She says: "Sometimes, the lawful owners of the artefacts do not have the resources to build climate-controlled environments, to conserve and restore old artefacts, to present exhibitions that attract large visitorships, or to fund scholarship on these artefacts.
"In this context, I would say that it should be an option for the museum to discuss having the artefacts stay on in a loan arrangement and perhaps to present these works jointly in public exhibitions or publications."
Asked about the damage to the reputation of museums found to have acquired looted artefacts, Mr Tan of the International Council on Monuments and Sites, Singapore, says: "If they are transparent and explain their processes, the public will not blame the museum. In the case of Art of the Past, it appears that a number of other major museums were also snooked so... the museums were not particularly gullible or naive."
Museum director Mr Chong says reviews of its acquisitions process are ongoing and in its probe thus far, "we really think we have covered all the bases".
"I do not foresee that this event will call for a whole-scale review of our processes."
He adds: "I think, to a certain extent, we have been a victim like other museums have been victims, of what appears to be a fraud. Clearly, Mr Subhash Kapoor has been deceptive and in such a way that no one could have detected."
TREASURES THAT WENT HOME
MUSEUM: The J. Paul Getty Museum, the United States
WHAT IT RETURNED: Statue of a goddess, fifth century BC, Italy
The J. Paul Getty Museum acquired the rare limestone and marble statue of a Greek goddess in 1988 from a London dealer for US$18 million, then a record price tag for the institution. It was displayed in the Roman villa-style museum, Getty Villa, in California. The statue of a female figure is widely regarded by scholars as one of the few surviving sculptures created at the apex of Greek classicism.
In the 1990s, Italy's national art squad raided a warehouse that belonged to an Italian antiquities dealer who had sold works to major museums, including those in the US. The raid yielded photographic evidence of artefacts excavated illegally, which prompted investigations into the acquisitions of American museums. This put pressure on the Getty Museum to probe its purchase of the iconic goddess statue.
The Getty's checks eventually turned up evidence in 2006 that the 590kg beauty was likely excavated illegally. It agreed to return the statue and the Italians allowed the museum to display it until 2010. It is now housed in a 17th-century monastery-turned-archaeological museum in Aidone, a small Sicilian town.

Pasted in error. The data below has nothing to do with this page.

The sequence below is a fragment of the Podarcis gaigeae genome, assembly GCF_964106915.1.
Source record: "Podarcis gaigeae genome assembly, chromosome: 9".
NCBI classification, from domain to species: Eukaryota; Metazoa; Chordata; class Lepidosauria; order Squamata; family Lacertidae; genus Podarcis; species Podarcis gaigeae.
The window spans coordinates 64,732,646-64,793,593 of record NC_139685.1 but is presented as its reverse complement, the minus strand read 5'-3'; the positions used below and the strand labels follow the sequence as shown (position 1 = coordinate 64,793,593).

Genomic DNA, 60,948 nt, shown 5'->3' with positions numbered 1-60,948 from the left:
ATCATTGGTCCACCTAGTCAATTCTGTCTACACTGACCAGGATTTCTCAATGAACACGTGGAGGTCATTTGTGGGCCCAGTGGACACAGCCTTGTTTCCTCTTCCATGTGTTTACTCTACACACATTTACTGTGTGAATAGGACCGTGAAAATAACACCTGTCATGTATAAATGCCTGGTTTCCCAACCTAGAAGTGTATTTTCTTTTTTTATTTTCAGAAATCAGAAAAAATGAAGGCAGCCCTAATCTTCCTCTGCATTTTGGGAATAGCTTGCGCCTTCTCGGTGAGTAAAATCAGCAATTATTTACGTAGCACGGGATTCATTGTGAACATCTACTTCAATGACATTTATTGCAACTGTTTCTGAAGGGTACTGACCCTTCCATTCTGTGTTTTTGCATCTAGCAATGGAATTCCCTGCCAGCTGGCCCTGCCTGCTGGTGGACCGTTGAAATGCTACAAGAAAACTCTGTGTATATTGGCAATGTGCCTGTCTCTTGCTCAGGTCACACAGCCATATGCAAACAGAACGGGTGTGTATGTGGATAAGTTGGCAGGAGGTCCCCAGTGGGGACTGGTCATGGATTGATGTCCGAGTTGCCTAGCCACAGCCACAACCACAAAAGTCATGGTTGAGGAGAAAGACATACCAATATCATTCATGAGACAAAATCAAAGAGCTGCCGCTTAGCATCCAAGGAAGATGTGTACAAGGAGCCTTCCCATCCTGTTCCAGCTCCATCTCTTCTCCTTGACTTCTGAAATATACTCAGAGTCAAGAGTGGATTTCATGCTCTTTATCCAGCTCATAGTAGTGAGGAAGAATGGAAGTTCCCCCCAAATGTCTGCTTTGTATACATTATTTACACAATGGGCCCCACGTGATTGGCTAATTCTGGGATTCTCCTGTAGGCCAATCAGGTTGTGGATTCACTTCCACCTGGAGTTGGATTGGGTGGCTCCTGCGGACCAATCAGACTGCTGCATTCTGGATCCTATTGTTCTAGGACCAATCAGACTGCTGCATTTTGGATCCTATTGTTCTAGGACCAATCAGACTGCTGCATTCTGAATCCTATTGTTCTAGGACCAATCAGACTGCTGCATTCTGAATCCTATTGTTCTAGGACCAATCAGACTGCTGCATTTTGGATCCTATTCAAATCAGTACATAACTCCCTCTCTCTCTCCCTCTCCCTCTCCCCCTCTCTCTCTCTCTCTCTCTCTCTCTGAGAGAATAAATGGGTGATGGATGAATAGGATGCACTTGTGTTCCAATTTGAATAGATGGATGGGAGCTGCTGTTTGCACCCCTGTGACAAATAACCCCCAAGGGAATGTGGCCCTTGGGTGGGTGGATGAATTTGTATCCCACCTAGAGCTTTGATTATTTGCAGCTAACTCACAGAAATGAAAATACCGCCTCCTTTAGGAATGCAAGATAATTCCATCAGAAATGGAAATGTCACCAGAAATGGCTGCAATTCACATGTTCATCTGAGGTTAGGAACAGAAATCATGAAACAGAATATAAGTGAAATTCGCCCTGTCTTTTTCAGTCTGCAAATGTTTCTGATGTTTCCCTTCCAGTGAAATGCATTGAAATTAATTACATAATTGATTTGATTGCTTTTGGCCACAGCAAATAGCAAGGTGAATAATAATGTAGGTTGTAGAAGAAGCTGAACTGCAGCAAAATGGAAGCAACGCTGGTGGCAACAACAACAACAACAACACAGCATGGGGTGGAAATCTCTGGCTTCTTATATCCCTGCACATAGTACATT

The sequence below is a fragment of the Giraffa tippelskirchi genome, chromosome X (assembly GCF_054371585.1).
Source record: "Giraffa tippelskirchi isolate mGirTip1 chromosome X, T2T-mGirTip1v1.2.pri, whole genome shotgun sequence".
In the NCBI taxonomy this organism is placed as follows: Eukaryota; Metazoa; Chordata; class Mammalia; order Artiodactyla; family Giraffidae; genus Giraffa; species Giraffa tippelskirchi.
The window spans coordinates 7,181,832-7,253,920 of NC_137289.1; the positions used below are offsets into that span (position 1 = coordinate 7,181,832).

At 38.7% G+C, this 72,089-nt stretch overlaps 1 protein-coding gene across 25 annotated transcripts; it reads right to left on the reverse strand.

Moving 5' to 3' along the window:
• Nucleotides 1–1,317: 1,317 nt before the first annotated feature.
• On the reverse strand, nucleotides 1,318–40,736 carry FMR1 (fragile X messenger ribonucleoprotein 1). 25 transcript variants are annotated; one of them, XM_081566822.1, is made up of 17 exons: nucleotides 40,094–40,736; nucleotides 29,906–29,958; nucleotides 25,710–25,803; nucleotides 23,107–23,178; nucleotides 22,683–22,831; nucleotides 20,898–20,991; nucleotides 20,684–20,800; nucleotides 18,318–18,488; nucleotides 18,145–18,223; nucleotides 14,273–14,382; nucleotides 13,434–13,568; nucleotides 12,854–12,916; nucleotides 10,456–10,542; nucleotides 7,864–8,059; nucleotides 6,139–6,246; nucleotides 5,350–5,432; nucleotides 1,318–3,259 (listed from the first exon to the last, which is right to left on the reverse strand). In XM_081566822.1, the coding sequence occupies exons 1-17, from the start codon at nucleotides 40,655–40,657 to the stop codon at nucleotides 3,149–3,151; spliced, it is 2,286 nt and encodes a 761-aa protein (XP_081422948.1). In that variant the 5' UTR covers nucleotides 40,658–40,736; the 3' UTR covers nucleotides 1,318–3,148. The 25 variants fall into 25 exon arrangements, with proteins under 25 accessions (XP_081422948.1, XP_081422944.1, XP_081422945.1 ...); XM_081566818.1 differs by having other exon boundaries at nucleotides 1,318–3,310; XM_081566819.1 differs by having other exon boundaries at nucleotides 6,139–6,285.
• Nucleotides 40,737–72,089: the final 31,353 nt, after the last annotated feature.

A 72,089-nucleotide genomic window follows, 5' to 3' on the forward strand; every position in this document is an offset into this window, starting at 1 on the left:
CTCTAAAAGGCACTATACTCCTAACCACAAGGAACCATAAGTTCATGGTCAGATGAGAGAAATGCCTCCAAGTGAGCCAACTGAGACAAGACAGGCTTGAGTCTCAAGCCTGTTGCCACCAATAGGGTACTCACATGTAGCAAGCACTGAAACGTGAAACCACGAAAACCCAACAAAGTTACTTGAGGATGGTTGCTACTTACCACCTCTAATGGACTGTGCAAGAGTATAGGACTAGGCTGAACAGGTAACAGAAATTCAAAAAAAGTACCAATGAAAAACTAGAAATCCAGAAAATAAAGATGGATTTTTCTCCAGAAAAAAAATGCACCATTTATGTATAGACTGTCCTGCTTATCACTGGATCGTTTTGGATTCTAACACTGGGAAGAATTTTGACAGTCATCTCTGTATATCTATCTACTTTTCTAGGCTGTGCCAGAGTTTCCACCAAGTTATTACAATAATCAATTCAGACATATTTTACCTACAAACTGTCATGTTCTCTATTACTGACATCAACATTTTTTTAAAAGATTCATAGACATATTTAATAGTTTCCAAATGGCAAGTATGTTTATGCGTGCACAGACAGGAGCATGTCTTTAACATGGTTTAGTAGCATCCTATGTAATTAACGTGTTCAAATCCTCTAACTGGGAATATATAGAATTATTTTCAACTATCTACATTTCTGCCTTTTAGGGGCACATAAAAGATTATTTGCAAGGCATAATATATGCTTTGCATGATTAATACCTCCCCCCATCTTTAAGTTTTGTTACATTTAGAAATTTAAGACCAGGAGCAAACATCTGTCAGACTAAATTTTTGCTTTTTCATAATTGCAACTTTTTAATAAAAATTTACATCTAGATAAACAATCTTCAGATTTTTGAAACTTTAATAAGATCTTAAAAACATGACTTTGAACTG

MUSEUM: Metropolitan Museum of Art, New York
WHAT IT RETURNED: Euphronios krater (below), 6th century BC, Italy
Suspicions about the origins of the terracotta vessel quickly surfaced after New York's Metropolitan Museum of Art bought the artefact from an American art dealer in 1972 for the then hefty sum of US$1 million.
The Italian authorities claimed the krater was looted, but it was only in the 1990s that the investigations gained momentum following the raid of a warehouse belonging to an Italian antiquities dealer who supplied works to major American museums. The raid turned up evidence of illegal excavations.
The vessel is widely hailed as one of the finest examples of its kind because of the skilful and vivid painting on its body by the legendary ancient Greek vase painter Euphronios.
The dispute over the ownership was eventually settled between the museum and the Italian government in 2006. The Met agreed to return 20 artefacts in its collection that experts found to have been illegally excavated from Italy, including the Euphronios krater, in exchange for long-term loans of equally prized objects from Italy's collection.
The krater returned to Italy in 2008 and is now housed in Rome's National Etruscan Museum.
MUSEUM: Metropolitan Museum of Art, New York
WHAT IT RETURNED: Statue of kneeling attendants, 10th century, Cambodia
The life-size sandstone statues from the Koh Ker temple complex, about 300km north-west of the Cambodian capital of Phnom Penh, were gifted to the Metropolitan Museum of Art by donors between 1987 and 1992.
Doubt was first cast over the origins of the sculptures after a French scholar's research into inscriptions at the temple complex revealed that the museum's statues were not temple guards, but warriors who formed part of a tableux of a temple gateway. The statues were also later matched to plinths unearthed by an archaeological dig at the temple complex, which had been destroyed in the 1970s.
The Cambodian government's investigations into the looting of treasures from the temple eventually led to a request last year for the Met to return the two statues. The statues are now housed in Cambodia's National Museum in Phnom Penh.